Police Officers Wanted

Advertisements for policing positions in Xinjiang have risen sharply.

Twelve Days in Xinjiang: How China’s Surveillance State Overwhelms Daily Life

Government procurement orders show millions spent on “unified combat platforms”—computer systems to analyze surveillance data from police and other government agencies.

Tahir Hamut, a Uighur poet and filmmaker, says Uighurs who had passports were called in to local police stations in May. He worried he would draw extra scrutiny for having been accused of carrying sensitive documents, including newspaper articles about Uighur separatist attacks, while trying to travel to Turkey to study in the mid-1990s. The aborted trip landed him in a labor camp for three years, he says.

He and his wife lined up at a police station with other Uighurs to have their fingerprints and blood samples taken. He says he was asked to read a newspaper for two minutes while police recorded his voice, and to turn his head slowly in front of a camera.

Later, his family’s passports were confiscated. After a friend was detained by police, he says, he assumed he also would be taken away. He says he paid officials a bribe of more than $9,000 to get the passports back, making up a story that his daughter had epilepsy requiring treatment in the U.S. Xinjiang’s Public Security Bureau, which is in charge of the region’s police forces, didn’t respond to a request for comment about the bribery.

“The day we left, I was filled with anxiety,” he says. “I worried what would happen if we were stopped going through security at the Urumqi airport, or going through border control in Beijing.”

He and his family made it to Virginia, where they have applied for political asylum.

Annotations in red added by The Wall Street Journal. Notes: * Xinjiang considers it suspicious for Uighurs to visit a list of 26 mostly Muslim countries, including Turkey, Egypt, Afghanistan, South Sudan, Malaysia, Indonesia and Thailand. ** “Persons of interest” refers to people on the police watch list; “special population” is a common euphemism for Uighurs seen as separatists risks. Sources: Tahir Hamut (provided the form), Uighur Istiqlal TV and Adrian Zenz (confirmation of 26-country list).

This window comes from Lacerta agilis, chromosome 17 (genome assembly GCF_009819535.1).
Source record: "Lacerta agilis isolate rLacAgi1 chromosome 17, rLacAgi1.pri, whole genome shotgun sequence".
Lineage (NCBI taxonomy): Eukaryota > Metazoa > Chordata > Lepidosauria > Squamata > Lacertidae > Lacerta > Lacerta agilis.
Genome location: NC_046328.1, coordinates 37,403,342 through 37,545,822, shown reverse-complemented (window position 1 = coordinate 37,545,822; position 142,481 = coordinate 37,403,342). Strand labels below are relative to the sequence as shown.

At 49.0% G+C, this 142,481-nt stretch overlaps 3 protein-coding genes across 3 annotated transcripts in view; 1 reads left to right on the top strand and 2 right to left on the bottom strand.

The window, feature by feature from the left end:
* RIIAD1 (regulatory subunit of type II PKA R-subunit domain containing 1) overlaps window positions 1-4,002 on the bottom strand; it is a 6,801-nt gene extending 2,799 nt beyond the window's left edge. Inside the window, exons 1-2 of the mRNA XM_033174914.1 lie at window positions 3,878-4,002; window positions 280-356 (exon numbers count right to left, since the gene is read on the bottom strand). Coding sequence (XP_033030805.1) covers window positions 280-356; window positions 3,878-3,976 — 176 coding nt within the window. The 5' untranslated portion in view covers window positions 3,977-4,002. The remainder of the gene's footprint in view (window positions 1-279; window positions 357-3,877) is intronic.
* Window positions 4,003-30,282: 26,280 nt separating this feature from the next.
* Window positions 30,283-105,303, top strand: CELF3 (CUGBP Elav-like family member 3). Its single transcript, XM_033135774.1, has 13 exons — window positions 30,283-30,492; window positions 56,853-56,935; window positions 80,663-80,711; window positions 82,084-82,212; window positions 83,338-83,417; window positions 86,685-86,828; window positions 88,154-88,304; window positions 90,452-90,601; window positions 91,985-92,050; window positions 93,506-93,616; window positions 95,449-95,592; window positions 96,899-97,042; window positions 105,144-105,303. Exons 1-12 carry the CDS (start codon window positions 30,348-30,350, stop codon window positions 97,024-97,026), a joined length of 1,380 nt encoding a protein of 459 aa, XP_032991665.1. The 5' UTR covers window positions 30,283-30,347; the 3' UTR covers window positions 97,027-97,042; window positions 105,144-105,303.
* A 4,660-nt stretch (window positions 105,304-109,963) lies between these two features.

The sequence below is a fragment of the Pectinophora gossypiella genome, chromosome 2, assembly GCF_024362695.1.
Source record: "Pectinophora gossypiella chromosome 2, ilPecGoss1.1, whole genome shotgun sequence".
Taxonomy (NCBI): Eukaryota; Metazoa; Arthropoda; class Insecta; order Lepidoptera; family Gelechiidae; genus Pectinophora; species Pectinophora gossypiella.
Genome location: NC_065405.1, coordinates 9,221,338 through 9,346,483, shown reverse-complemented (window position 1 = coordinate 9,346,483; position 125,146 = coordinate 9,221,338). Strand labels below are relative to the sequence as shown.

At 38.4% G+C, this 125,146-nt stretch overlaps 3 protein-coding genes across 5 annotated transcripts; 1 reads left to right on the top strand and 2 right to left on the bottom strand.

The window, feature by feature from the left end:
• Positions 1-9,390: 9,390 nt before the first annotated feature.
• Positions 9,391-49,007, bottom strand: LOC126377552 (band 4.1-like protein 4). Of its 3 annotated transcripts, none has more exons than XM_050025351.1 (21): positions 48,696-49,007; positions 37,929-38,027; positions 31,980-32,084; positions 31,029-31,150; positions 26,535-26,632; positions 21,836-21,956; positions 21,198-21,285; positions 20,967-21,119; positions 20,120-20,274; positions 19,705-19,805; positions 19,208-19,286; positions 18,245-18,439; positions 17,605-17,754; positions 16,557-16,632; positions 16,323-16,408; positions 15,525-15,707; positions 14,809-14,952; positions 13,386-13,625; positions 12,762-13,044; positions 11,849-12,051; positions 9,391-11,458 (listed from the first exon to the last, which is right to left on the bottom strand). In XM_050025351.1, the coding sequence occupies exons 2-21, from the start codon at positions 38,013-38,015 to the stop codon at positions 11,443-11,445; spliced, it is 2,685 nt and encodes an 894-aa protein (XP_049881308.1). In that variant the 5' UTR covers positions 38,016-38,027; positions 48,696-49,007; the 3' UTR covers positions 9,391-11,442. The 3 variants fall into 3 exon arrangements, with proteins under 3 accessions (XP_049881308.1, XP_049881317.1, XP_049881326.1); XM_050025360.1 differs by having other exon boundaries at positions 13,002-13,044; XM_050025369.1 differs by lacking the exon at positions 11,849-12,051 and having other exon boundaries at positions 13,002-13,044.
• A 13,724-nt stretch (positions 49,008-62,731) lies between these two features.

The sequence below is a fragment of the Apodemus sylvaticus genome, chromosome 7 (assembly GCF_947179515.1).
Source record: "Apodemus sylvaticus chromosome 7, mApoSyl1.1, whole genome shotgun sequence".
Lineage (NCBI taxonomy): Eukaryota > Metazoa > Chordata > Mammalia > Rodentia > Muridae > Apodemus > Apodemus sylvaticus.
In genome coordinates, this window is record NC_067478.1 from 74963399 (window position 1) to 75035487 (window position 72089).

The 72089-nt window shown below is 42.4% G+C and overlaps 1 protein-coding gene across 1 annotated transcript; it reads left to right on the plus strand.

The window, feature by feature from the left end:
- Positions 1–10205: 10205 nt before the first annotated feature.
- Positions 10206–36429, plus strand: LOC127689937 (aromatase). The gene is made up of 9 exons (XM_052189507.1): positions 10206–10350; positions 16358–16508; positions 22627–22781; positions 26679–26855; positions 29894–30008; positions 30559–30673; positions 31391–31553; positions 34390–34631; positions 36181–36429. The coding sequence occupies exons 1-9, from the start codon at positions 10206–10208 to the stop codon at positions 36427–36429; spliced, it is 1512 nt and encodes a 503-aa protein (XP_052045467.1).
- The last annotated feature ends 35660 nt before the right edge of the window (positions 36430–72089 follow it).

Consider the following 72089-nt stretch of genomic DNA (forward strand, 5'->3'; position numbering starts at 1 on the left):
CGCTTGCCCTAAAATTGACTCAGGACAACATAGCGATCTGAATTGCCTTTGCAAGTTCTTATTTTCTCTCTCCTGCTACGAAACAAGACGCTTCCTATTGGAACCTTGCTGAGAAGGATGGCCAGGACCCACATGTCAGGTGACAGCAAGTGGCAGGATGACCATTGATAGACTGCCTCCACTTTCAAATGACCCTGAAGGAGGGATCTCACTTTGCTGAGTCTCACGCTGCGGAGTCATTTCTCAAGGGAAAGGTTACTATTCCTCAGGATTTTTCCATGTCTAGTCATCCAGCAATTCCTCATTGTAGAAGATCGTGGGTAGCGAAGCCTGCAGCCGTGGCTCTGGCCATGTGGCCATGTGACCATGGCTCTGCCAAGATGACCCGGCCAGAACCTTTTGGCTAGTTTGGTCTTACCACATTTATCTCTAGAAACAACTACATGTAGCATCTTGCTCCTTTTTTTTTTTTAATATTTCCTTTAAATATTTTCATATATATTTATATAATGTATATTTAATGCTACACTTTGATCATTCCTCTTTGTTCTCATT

Chinese authorities use forms to collect personal information from Uighurs. One form reviewed by the Journal asks about respondents’ prayer habits and if they have contacts abroad. There are sections for officials to rate “persons of interest” on a six-point scale and check boxes on whether they are “safe,” “average” or “unsafe.”

China Communications Services Co. Ltd., a subsidiary of state telecom giant China Telecom , has signed contracts this year worth more than $38 million to provide mosque surveillance and install surveillance-data platforms in Xinjiang, according to government procurement documents. The company declined to discuss the contracts, saying they constituted sensitive business information.

Xiamen Meiya Pico Information  Co. Ltd. worked with police in Urumqi to adapt a hand-held device it sells for investigating economic crimes so it can scan smartphones for terrorism-related content.

A description of the device that recently was removed from the company’s website said it can read the files on 90% of smartphones and check findings against a police antiterror database. “Mostly, you’re looking for audio and video,” said Zhang Xuefeng, Meiya Pico’s chief marketing officer, in an interview.

Inside China’s Surveillance State

Surveillance Cameras Made by China Are Hanging All Over the U.S.